How do we evaluate broad EUC workspace management suites?

Will giant workspace suites rule the future of EUC, or will we just roll our own EUC experiences with identity management at the center?

After going to both VMworld and Oktane last week, I’ve been thinking a lot about identity management, broad EUC “workspace” management suites, and how the two are related.

First, let me explain what I mean when I talk about workspace management suites: Today, EUC means dealing with mobile devices and cloud and SaaS apps, and EMM and identity management are some of the main tools we have for dealing with these. “Workspace” management is simply the next stage of evolution, where all these tools get linked together. The result is that users can easily access their data and apps and do their job from any device, and IT can have visibility and apply policies across everything. Basically, it’s what VMware Workspace One does.

Anyway, as I was writing about Oktane last week I couldn’t help but think about how Okta’s identity and EMM products compare to VMware Workspace One. There are a lot of similarities: They both have identity and access management at the core; they both link identity and mobility; and that link enables them both to make contextual access decisions.

Of course there are significant differences, too: Okta is a pure-play identity vendor with a large catalogue of provisioning integrations and support for a wider variety of scenarios; while VMware has a much broader EMM product and does desktop virtualization.

This brings me to a bigger question that I’ve been thinking about for a while: As we’re creating “workspaces” for the mobile and cloud era, how do we evaluate the new crop of broad management options?

Do we do a huge feature comparison among the larger suites, like the EUC options from VMware, Citrix, Microsoft, and IBM? This seems hard when they’re so broad, plus there are plenty of non-technical reasons for a customer to choose one over another.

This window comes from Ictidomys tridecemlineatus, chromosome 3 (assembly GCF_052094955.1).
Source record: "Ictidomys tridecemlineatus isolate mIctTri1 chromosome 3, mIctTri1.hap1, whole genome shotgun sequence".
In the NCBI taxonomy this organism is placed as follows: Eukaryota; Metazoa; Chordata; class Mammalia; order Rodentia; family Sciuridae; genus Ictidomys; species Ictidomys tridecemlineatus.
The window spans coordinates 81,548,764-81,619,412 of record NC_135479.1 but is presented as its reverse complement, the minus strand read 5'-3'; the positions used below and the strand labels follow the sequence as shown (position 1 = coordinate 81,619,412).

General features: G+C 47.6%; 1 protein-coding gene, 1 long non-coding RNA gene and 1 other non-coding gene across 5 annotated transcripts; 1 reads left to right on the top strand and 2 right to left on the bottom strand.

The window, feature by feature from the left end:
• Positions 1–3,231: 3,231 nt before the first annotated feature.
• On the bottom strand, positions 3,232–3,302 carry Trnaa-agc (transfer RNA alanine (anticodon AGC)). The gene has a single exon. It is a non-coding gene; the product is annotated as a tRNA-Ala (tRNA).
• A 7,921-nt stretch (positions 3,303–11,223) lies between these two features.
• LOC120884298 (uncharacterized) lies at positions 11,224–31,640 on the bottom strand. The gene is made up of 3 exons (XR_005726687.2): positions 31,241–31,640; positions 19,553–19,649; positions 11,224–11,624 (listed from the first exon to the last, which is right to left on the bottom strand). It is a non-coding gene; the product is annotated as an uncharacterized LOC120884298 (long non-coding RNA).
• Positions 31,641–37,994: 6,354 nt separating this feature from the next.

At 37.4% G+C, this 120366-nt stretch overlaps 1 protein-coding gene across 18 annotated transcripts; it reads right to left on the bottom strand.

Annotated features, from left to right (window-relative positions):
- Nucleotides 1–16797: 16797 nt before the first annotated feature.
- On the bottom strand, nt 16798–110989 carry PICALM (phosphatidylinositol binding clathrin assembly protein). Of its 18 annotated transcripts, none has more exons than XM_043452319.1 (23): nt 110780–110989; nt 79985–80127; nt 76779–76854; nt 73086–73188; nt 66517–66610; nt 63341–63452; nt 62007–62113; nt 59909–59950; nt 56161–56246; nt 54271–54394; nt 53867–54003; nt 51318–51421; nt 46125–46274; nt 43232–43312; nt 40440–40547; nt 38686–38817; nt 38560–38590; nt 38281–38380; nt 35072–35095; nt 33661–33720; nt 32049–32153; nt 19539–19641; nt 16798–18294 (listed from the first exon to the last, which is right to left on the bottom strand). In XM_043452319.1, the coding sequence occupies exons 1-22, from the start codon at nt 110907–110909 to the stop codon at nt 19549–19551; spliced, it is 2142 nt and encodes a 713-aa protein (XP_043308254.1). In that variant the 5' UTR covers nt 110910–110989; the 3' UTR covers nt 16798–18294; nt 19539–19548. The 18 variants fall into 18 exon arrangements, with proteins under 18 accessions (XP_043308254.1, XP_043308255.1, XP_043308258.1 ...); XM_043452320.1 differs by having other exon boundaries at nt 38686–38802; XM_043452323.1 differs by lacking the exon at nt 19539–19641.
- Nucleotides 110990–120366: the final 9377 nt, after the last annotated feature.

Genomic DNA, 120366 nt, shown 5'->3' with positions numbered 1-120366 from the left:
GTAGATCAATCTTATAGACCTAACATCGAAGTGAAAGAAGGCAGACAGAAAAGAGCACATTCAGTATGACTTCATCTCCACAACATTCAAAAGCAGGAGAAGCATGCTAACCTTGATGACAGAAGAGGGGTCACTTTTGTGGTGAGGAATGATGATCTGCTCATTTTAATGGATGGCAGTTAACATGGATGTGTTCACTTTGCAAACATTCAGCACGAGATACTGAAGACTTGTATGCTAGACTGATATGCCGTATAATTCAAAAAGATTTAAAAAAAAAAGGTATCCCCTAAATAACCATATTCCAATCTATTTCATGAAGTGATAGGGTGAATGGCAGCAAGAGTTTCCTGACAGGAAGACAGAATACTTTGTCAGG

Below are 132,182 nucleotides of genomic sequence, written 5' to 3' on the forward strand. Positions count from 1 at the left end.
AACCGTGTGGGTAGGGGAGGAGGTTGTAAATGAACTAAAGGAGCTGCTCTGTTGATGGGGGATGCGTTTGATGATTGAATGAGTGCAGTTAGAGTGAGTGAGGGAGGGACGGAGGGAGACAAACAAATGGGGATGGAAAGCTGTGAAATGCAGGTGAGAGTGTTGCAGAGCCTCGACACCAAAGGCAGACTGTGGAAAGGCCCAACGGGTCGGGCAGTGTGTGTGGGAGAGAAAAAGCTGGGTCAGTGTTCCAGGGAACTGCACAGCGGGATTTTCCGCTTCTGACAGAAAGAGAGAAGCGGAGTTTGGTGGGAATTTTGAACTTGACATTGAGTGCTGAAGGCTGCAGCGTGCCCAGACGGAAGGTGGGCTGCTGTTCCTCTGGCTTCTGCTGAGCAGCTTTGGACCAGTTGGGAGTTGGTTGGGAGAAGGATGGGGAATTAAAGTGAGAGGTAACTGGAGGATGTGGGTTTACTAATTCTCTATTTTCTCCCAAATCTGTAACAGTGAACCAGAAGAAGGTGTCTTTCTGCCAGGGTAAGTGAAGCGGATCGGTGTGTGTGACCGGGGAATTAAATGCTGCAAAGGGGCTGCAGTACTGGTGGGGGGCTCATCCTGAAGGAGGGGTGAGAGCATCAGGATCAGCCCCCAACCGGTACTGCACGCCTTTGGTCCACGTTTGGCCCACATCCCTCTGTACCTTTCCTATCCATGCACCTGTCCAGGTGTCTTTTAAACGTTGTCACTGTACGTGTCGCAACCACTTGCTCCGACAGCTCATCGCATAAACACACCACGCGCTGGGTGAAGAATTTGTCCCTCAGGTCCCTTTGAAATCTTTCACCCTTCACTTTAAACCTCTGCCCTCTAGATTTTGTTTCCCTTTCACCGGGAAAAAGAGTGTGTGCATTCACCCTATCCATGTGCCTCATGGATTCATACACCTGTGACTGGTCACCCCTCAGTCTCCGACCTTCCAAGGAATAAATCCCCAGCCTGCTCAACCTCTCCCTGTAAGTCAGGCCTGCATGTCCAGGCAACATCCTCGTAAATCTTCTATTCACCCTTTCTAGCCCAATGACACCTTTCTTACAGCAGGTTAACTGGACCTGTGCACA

Or another line of thinking is that since identity management can be used to coordinate most aspects of EUC now, how much does picking one big suite matter? Look at all these things that are common to most identity management products these days:

  • They sync with customers’ existing Active Directory, so they can bridge the new “workspace” world with the on-premises Windows world.
  • SAML for web apps is spreading; and so are provisioning integrations. Native mobile app SSO is improving, too.
  • A lot of EMM platforms have APIs that identity platforms can use to check device compliance, enabling contextual access policies.
  • Identity platforms can hook into virtual desktops, too. This year at Synergy, Citrix announced a Federated Authentication Service for XenApp and XenDesktop 7.9, which means that any SAML identity provider can be used to control access.

The result is that even as large, all-encompassing EUC suites are emerging, there’s also a lot that you can do by wiring all your apps and users into a standalone best of breed identity and access management product on your own.

Still, there are certain advantages that come with large suites. For one thing, they can just as easily take advantage of standards to coordinate differeent components, and on top of that they can more easily add extra integrations where identity standards may fall short. They can also offer price advantages through bundles.

This conversation will likely come down to a lot of the standard suite versus best of breed arguments. Overall though, the good news is that the spread of identity management standards enables us all to take advantage of "workspace" concepts, no matter what angle our vendors are coming from.

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